Dogs will no longer be permitted to be walked off-leash , though the Aspetuck Land Trust has designated two miles of trails in the conservation area's Crow Hill section for that purpose.
The land trust, which owns the conservation area located in northern Weston and Easton, commissioned the Connecticut Audubon Society's conservation services staff to conduct a year-long study to "to better identify the wildlife and ecologically fragile areas within the preserve," according to a press release. During that time, dogs weren't allowed to be walked off-leash.
The study concluded in November 2012, and perhaps the biggest change in policy the land trust adopted was the conservation area's new leash requirement.
“It’s our responsibility to manage and preserve Trout Brook Valley for future generations, and we now have a plan to do this based upon the scientific findings in this report," said David Brant, executive director of the land trust. "Our next step is to better educate the public about this unique and important natural resource."
According to the land trust, hundreds of dogs visit Trout Brook Valley on busy weekends, and because of this, keeping them on-leash is necessary in order to "better protect the environment and preserve the abundant but fragile wildlife diversity that exists." The Connecticut Audubon Society concluded the cumulative effect of dogs going off the trails "can be harmful."
Trout Brook Valley's new policies go into effect on April 1, but until that time, dogs still must be walked on-leash.
Other policy changes include the following:
- Posting signs prohibiting horses and mountain bikes at both ends of the red-black trail (except for July, August and September)
- Closing the yellow trail to all uses except foot traffic
- Closing a small section of the orange trail that bisects a tributary stream and vernal pool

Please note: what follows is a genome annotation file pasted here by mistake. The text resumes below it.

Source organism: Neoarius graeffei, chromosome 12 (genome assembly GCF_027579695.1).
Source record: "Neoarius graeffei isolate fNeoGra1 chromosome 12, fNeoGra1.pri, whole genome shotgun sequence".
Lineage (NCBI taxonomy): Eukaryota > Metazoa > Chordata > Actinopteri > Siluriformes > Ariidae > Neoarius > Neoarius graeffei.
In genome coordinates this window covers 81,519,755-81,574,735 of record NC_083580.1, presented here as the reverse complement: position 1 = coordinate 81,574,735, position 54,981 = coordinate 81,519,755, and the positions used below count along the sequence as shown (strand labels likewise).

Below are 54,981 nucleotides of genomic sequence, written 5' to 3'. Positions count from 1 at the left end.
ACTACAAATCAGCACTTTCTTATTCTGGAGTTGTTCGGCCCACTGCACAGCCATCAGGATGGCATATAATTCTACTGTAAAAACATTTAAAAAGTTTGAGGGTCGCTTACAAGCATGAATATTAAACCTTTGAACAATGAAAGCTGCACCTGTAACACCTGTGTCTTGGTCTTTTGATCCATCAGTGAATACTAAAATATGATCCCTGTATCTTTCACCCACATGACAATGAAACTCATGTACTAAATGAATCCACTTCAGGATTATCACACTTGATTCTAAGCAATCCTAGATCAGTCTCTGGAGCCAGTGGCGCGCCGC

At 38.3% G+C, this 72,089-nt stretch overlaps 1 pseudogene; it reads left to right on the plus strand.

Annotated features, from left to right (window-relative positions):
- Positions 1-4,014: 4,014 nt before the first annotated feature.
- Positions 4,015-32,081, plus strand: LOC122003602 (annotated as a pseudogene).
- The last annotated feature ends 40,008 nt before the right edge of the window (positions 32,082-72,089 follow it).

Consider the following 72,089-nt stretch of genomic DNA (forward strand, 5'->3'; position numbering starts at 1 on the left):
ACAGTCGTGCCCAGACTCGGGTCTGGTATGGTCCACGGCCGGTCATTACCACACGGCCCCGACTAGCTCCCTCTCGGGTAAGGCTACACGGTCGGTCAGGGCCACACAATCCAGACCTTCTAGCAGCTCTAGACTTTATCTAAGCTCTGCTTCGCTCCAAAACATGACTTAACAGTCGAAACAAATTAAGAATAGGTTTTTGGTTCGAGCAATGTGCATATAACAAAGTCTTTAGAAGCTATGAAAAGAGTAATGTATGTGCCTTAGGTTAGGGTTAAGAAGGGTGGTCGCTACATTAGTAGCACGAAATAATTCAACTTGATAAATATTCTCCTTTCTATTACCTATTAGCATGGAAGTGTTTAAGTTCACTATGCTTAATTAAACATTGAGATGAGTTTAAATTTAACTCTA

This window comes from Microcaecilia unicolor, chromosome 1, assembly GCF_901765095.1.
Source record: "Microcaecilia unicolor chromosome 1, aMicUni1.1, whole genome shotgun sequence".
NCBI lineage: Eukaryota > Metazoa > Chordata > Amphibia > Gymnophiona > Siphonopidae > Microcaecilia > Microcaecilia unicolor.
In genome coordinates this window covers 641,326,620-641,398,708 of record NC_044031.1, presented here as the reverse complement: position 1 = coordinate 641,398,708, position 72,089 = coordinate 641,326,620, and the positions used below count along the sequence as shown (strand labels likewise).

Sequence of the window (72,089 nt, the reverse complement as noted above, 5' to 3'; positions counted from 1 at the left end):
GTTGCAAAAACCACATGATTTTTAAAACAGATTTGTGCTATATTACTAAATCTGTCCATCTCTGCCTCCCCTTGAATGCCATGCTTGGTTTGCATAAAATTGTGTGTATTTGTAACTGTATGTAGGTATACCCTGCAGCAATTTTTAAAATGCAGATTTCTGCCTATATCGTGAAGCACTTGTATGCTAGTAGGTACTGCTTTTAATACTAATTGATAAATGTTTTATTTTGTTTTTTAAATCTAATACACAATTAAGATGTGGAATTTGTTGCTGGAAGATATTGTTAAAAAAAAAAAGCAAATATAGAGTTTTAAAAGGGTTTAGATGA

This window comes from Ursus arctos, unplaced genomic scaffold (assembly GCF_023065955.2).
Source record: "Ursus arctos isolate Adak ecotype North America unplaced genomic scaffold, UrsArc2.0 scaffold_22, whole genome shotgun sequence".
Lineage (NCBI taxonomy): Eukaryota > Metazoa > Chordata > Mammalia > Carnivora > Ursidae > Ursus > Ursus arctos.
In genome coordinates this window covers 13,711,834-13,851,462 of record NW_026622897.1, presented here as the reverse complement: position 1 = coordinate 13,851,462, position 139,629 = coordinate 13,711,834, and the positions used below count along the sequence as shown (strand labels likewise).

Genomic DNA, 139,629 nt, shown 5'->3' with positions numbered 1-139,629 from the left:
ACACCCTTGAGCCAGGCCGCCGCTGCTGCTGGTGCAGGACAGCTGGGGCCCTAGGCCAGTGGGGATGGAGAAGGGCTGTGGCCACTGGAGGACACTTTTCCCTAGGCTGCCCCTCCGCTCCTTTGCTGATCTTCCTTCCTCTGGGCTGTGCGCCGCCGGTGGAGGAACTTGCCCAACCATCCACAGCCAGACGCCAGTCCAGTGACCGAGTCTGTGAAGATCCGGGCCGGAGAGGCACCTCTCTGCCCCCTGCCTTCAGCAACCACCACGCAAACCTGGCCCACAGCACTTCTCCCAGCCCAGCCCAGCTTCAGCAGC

About Trout Brook Valley
According to the Connecticut Audubon Society's report, Trout Brook Valley "is one of the most important ecological features of Fairfield County" as it "forms the core of a 6,400-acre expense that serves as the 'green heart' of the region."
"Trout Brook Valley was destined to become a private golf and country club enclave dotted with 103 luxury homes," the press release says. "In 1999, Aspetuck Land Trust led a coalition of local groups including the state of Connecticut and the Nature Conservancy to acquire the land and incorporate it into two preserves it owned to the north and south. This created what is now called the Trout Brook Valley Conservation Area, one of the largest blocks of undeveloped land in Fairfield County."
Former Patch columnist Ben Hume—who wrote the Hiking with the Dogs columns for 18 months—voiced his displeasure at the park's new regulations.
"The game of golf has less regulations and the course fewer signs than you'll find in this section of woods," Hume wrote in response to a blog post from the Audubon Society's Tom Andersen. "It's exactly what I go hiking to escape."
According to the land trust, Trout Brook Valley "encompasses mixed hardwood forest, forested wetlands and scrub-shrub wetlands, seasonal pools, early successional fields, grasslands and orchard, numerous brooks and streams, and talus slopes."
"Native Brook Trout and American Eel live in the preserve’s streams. Its wetlands support an array of reptiles and amphibians, including Spotted Salamanders, Marbled Salamanders and the state-listed Jefferson’s Salamander. The bird populations are abundant and diverse, and include 156 species and numerous species of conservation concern including 21 state-listed species."
Off-leash dog walking is allowed on the trust's other 41 nature preserves with the exception of the Newman Poses preserve in Westport, the release says.